Brocade fabric, known for its usage since ancient times, is still seen in many households. The fabric, with its woven pattern, can impress anybody. The production method of Brocade allows the manufacturers to render astonishing designs. With its appealing patterns, it has made its place in different industries.
But when can we use Brocade fabric? What occasion is this fabric best for? What makes Brocade unique and distinguishable properties? If you are stuck with all these doubts about Brocade fabric, this blog will help you to get a detailed insight.
Here are 10 things you must know about Brocade fabric.
1. History of Brocade
The first mention of Brocade is observed in Chinese culture. Originating in China, Brocade was popular in the warring periods (i.e., 775 to 221 BC). The dependency for cloth demand was solely on China. To reduce dependency on Brocade, the opposite powers built their own industries dedicated to this.
The secrets of sericulture, devoted to silk manufacturing, were smuggled from China by monks of Byzantine (belonging to Byzantine, now called Istanbul). It led to the Byzantine building an immense empire of silk fabric. Hence, in the middle ages, the primary Brocade production was done by Byzantine.
2. Features of Brocade Fabric
Brocade fabric has some distinguishable features that make it unique from other fabrics. The woven designs on the fabric make it elegant and luxurious. With passing time, the fabric has been adapted to different styles and incorporated into fashion.
The characteristics of each brocade type will depend on the type of raw materials used. In general, Brocade fabric is used only for formal dress and ornamental wear. The reason why brocade is not a part of casual wear is that it provides less breathability and is uncomfortable to wear because it is thick and heavy. That being said, this is outweighed by the beauty of its woven patterns.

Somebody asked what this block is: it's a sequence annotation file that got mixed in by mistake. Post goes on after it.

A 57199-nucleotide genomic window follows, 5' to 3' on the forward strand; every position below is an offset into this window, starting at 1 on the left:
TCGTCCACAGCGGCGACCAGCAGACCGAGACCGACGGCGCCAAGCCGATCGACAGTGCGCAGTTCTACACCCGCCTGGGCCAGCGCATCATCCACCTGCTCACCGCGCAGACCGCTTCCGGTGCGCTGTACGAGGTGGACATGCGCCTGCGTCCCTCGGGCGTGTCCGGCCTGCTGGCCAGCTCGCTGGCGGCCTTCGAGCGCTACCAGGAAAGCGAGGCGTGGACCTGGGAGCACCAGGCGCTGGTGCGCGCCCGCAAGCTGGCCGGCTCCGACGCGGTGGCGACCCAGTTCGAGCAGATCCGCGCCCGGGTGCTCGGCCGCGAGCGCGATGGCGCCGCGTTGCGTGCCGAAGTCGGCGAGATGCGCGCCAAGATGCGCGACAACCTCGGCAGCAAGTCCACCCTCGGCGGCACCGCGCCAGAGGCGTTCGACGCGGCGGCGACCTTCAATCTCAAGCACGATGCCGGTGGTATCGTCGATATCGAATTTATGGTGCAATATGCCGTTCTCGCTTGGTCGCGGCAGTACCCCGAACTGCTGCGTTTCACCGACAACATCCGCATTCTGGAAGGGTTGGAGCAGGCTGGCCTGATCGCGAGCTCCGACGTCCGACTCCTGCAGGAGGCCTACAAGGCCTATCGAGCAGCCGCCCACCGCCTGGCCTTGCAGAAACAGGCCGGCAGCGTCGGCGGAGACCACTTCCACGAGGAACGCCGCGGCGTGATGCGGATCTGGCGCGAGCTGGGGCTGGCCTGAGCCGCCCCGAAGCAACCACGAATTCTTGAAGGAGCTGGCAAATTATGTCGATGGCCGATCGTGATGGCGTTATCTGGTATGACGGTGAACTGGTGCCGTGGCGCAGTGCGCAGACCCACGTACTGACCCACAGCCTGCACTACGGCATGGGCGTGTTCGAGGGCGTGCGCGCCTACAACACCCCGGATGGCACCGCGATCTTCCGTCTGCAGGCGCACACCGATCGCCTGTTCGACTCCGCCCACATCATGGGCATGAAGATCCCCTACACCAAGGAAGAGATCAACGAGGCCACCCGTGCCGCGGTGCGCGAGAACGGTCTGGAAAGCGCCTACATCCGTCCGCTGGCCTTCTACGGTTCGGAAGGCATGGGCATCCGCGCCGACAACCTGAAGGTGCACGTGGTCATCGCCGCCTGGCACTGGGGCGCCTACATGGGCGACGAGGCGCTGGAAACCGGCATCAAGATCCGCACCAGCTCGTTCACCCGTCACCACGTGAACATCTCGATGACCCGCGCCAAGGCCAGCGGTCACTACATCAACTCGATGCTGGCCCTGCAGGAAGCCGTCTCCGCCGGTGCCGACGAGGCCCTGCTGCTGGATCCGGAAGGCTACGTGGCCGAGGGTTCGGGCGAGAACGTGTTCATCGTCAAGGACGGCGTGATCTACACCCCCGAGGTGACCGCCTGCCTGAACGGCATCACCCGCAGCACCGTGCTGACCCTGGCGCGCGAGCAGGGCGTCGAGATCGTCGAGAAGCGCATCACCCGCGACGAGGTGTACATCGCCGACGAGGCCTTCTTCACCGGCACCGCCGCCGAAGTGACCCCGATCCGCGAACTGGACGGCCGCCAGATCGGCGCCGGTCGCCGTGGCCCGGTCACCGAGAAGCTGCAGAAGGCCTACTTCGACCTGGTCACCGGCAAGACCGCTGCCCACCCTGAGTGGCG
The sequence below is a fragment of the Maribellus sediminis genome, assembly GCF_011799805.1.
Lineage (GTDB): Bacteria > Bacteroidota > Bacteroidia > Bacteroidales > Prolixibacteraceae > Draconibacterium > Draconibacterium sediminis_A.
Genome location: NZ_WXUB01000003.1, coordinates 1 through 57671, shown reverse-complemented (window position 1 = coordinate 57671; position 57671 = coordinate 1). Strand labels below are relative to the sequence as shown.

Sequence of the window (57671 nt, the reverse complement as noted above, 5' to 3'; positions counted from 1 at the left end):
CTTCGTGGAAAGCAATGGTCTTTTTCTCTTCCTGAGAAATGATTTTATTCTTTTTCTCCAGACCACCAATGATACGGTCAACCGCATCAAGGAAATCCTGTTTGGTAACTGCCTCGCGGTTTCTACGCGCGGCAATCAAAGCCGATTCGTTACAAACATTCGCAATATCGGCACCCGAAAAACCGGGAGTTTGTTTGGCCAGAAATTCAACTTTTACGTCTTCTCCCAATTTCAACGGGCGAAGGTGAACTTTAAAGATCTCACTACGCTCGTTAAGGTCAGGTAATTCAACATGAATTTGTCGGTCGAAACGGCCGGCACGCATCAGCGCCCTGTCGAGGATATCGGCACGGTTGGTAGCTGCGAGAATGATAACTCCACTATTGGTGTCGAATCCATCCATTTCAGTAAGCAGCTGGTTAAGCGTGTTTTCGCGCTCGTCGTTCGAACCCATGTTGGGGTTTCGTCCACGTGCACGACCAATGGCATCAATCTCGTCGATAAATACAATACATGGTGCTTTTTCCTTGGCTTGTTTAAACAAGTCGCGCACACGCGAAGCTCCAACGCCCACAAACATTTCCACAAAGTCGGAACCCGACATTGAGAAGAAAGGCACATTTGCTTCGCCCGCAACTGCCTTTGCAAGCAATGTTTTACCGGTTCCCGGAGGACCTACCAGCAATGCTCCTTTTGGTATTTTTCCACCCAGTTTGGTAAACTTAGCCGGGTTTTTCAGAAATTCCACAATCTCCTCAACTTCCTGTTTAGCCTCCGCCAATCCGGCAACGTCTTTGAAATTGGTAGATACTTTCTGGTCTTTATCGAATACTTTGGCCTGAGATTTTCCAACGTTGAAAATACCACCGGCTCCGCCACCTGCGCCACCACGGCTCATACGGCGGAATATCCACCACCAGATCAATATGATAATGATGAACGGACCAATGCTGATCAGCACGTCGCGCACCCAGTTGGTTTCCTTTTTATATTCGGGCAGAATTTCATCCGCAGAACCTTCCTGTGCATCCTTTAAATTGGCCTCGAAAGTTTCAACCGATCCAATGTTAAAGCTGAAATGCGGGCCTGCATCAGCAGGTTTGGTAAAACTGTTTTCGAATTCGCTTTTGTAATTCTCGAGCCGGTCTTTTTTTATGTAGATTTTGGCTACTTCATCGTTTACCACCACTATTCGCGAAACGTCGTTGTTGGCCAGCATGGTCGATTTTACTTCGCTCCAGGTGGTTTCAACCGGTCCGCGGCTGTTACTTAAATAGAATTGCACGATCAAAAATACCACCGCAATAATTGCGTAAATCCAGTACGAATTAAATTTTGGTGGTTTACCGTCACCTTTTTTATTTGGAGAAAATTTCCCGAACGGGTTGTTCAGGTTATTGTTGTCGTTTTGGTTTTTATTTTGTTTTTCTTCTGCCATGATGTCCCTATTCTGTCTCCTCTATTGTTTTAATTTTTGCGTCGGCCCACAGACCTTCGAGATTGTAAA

3. Production of Brocade
Brocade fabric has patterns on it crafted by delicate and appealing woven designs. With woven patterns on fabric, Brocade marks the legacy of sophistication and beauty. The simplest of the patterns on this fabric is made by adding a single color to a cloth. A wide variety of patterns and complexity is found in Brocade. The complex patterns are equally enchanting, made with keen details of the pattern. Brocade is woven together by using three yarns together, i.e., warp and weft yarn. Warp and weft yarns are mandatory for any textile-producing Brocade fabric.
With conventional looms, each Brocade fabric required extraordinary effort and attention to bring out its beauty. The traditional looms are now replaced by Jacquard looms, which have made the production of Brocade a lot simpler. The current production methods involve the use of computerized Jacquard looms.
4. Costing of Brocade
Counting back the days of history, Brocade was a popular choice among the royalties because the fabric symbolized luxury. It was expensive because, during the earlier days, the cloth used for this purpose was pure silk, and the threads used for making patterns were made from noble metal threads like gold and silver.
Nowadays, the different varieties of Brocade use clothes other than silk which has reduced the cost of the fabric significantly. Other than this, metallic yards or cheaper alternatives have replaced the noble metal threads used. This has made Brocade an affordable option for people. Cotton, wool, or other synthetic materials can be used, which has cut down the cost of Brocade.
5. Types of Brocade
The history of Brocade fiber mostly mentions silk fiber for crafting Brocade. For curating patterns on brocade fabric, silk fabric is mostly preferred, but other varieties of Brocade are also available. Silk Brocade was expensive, and the availability of other cheaper fabrics lowered the production costs.